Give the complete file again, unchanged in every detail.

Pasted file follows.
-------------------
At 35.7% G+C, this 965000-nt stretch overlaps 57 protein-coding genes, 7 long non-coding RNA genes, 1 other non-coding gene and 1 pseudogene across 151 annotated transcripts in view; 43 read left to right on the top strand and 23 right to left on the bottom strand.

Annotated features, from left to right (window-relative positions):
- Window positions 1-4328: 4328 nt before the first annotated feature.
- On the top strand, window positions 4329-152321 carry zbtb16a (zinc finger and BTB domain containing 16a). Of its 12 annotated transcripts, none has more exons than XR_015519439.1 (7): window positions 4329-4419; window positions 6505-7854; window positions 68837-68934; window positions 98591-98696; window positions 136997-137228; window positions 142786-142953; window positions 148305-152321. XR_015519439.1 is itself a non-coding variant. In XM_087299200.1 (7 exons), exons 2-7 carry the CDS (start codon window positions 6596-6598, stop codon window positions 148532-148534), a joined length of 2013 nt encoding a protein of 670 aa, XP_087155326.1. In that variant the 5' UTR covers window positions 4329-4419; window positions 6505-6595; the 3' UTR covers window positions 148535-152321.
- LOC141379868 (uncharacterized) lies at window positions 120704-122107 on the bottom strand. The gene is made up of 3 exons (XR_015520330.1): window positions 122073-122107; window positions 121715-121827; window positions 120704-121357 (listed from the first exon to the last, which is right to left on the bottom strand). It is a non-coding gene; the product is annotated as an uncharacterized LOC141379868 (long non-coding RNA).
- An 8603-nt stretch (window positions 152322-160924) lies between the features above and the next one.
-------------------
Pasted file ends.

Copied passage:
At 35.7% G+C, this 965000-nt stretch overlaps 57 protein-coding genes, 7 long non-coding RNA genes, 1 other non-coding gene and 1 pseudogene across 151 annotated transcripts in view; 43 read left to right on the top strand and 23 right to left on the bottom strand.

Annotated features, from left to right (window-relative positions):
- Window positions 1-4328: 4328 nt before the first annotated feature.
- On the top strand, window positions 4329-152321 carry zbtb16a (zinc finger and BTB domain containing 16a). Of its 12 annotated transcripts, none has more exons than XR_015519439.1 (7): window positions 4329-4419; window positions 6505-7854; window positions 68837-68934; window positions 98591-98696; window positions 136997-137228; window positions 142786-142953; window positions 148305-152321. XR_015519439.1 is itself a non-coding variant. In XM_087299200.1 (7 exons), exons 2-7 carry the CDS (start codon window positions 6596-6598, stop codon window positions 148532-148534), a joined length of 2013 nt encoding a protein of 670 aa, XP_087155326.1. In that variant the 5' UTR covers window positions 4329-4419; window positions 6505-6595; the 3' UTR covers window positions 148535-152321.
- LOC141379868 (uncharacterized) lies at window positions 120704-122107 on the bottom strand. The gene is made up of 3 exons (XR_015520330.1): window positions 122073-122107; window positions 121715-121827; window positions 120704-121357 (listed from the first exon to the last, which is right to left on the bottom strand). It is a non-coding gene; the product is annotated as an uncharacterized LOC141379868 (long non-coding RNA).
- An 8603-nt stretch (window positions 152322-160924) lies between the features above and the next one.